Your riffs here, despite being the same gallops and classic metal licks they always been, just have no life to them. It's mind boggling how bereft of passion these songs are. Every single slow song on here, from the title track on through to the end, just goes on and on and on seemingly without any end in sight. Opening with the title track was one of the dumber decisions made on Plagues of Babylon, as even though I wasn't as infuriated with how boring it is as I was upon my initial listen of it a number of months ago, it was still a completely unfitting track to open an album with. It just goes nowhere, moving from motion to motion, if anywhere, with no spark of creativity lighting the way through, and the same can be said about the majority of the songs here. The only time it even sounds like you or the rest of the band is even caring is on the aforementioned faster stuff, and that's not surprising considering, as I said before, you're infinitely better with fast writing than you are with slow writing. Checking my iTunes player's timer multiple times in the first half of the album is not an indicator that you have an interesting album playing, and by the time I got to the woeful-for-all-the-wrong-reasons "The End"", I was bewildered by how long this all felt despite only being 21 minutes into the album. Hell, a number of the songs in the 2nd half of the record don't even have real endings, preferring to just stop without a conclusion. Ending on two pointless covers, one of your other band Sons of Liberty and one of Jimmy Webb, and a joke outro didn't help matters much at all, with both covers also being soulless marches through the muck from the chest down. What in the hell went wrong here, Jon" Did your unspoken contest with Dave Mustaine over who can be crazier with all the conspiracy nonsense just sap away your talent and ability to give a ***"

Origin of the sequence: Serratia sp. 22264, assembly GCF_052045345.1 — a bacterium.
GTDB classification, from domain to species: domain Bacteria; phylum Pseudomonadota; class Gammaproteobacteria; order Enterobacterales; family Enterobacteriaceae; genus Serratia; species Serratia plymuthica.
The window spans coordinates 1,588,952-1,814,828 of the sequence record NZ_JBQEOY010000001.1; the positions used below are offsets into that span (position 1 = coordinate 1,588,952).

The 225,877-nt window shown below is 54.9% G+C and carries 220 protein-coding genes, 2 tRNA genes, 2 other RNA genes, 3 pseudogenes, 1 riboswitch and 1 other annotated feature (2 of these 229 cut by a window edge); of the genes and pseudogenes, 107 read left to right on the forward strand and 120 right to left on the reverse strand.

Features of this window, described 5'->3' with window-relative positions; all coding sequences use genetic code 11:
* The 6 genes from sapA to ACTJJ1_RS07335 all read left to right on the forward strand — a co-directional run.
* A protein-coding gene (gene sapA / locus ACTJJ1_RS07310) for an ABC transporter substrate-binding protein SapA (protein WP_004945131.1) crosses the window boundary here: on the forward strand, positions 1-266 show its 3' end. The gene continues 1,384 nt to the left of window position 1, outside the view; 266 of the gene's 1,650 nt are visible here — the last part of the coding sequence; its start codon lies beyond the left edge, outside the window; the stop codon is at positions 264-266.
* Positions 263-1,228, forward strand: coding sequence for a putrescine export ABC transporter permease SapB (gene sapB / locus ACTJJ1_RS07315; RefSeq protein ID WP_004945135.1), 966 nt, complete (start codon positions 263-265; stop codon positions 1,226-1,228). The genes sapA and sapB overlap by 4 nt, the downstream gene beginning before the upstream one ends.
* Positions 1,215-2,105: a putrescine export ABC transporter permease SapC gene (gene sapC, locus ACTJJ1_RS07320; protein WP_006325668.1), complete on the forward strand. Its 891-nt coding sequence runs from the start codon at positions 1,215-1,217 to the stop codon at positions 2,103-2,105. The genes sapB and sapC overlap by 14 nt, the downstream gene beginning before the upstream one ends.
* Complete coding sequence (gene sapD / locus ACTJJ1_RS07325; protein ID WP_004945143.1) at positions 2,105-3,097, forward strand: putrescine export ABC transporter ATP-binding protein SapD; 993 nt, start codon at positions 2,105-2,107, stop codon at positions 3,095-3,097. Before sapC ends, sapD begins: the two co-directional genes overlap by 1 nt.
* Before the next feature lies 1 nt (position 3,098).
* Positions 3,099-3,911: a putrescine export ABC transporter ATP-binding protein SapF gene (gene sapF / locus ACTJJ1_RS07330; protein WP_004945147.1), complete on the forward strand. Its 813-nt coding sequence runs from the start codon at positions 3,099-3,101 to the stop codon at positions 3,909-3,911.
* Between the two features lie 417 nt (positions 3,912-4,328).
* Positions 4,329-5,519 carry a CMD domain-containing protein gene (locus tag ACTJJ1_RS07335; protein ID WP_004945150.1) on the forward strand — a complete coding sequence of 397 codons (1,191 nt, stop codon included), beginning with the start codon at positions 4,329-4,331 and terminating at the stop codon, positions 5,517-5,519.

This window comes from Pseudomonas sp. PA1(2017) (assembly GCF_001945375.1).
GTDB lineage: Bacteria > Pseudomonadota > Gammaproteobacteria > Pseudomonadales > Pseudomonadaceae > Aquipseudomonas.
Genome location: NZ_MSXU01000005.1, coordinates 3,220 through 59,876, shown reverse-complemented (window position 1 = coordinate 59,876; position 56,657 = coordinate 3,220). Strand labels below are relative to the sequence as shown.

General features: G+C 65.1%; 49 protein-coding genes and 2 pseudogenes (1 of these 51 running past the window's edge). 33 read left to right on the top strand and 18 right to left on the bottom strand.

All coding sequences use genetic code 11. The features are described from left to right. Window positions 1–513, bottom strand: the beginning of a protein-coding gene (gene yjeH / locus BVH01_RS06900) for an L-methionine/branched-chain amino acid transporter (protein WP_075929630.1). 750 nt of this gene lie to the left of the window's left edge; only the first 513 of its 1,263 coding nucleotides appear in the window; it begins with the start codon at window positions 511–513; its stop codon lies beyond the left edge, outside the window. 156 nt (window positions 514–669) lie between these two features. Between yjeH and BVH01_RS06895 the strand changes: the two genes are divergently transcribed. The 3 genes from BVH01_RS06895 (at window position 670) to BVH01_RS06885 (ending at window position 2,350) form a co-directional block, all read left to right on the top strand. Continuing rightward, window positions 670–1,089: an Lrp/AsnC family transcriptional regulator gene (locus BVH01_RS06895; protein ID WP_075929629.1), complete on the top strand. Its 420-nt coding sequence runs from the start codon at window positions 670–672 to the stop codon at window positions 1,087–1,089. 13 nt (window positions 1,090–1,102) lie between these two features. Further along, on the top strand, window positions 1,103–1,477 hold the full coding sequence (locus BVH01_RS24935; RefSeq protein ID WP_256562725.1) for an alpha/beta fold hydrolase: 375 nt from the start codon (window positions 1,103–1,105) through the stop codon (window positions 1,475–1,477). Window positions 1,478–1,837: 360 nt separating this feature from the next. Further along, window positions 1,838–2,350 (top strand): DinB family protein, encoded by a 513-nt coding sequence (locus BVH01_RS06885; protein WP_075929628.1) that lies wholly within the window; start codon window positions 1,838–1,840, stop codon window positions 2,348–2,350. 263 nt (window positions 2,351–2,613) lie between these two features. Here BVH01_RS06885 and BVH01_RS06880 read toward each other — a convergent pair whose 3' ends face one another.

I will give your album a couple positive points though, Jon. For one, you didn't overload it with kooky conspiracy theory and politics bull*** to the point of overflow. You couldn't resist doing an entire album without talking about how you think the feds are coming to take your guns away personally and put you in internment camps for the free thinking or whatever it is people like you think about, so we've got "Peacemaker", "Resistance", and the Sons of Liberty cover "Spirit of the Times" here to fill that gap that I just know every fan of your band wanted desperately to be filled*. Of the three, "Peacemaker" is easily the least subtle, reading like the transcribed Western wet dream of a less mentally stable pro-2nd Amendment type. You know, the kinds that think the solution to school shootings is to arm teachers (see: Phil Labonte). The production values here, while not perfect, are the clear highlight of the record, more so than any one song aside from "Cthulhu". The guitars are a little too quiet underneath the drums and vocals for my tastes, but the bass is mostly audible and the drums of Italian skin smasher Raphael Saini are rich in organic tones and sounds. His snare's quite loud though, often distractingly so, and I wish you had it turned down before finishing the mixing. As for Stu Block, I don't know what you're thinking having him sing the way he's singing on here, but you need to stop it, preferably sooner rather than later. Stu's attempt at a Matt Barlow impression was apparent on Dystopia, but at the very least he still sounded like Stu Block. He's got a very unique, recognizable voice, one that us Into Eternity fans are very familiar with. What he's doing here barely sounds like Stu Block. Instead, it sounds like him doing his Barlow impression but with a severe case of bronchitis screwing with his voice. You've taken an amazing singer and reduced him to a parody of another amazing singer. Why exactly did you think this would sound good here" Please, I really would like an answer to that in the near future.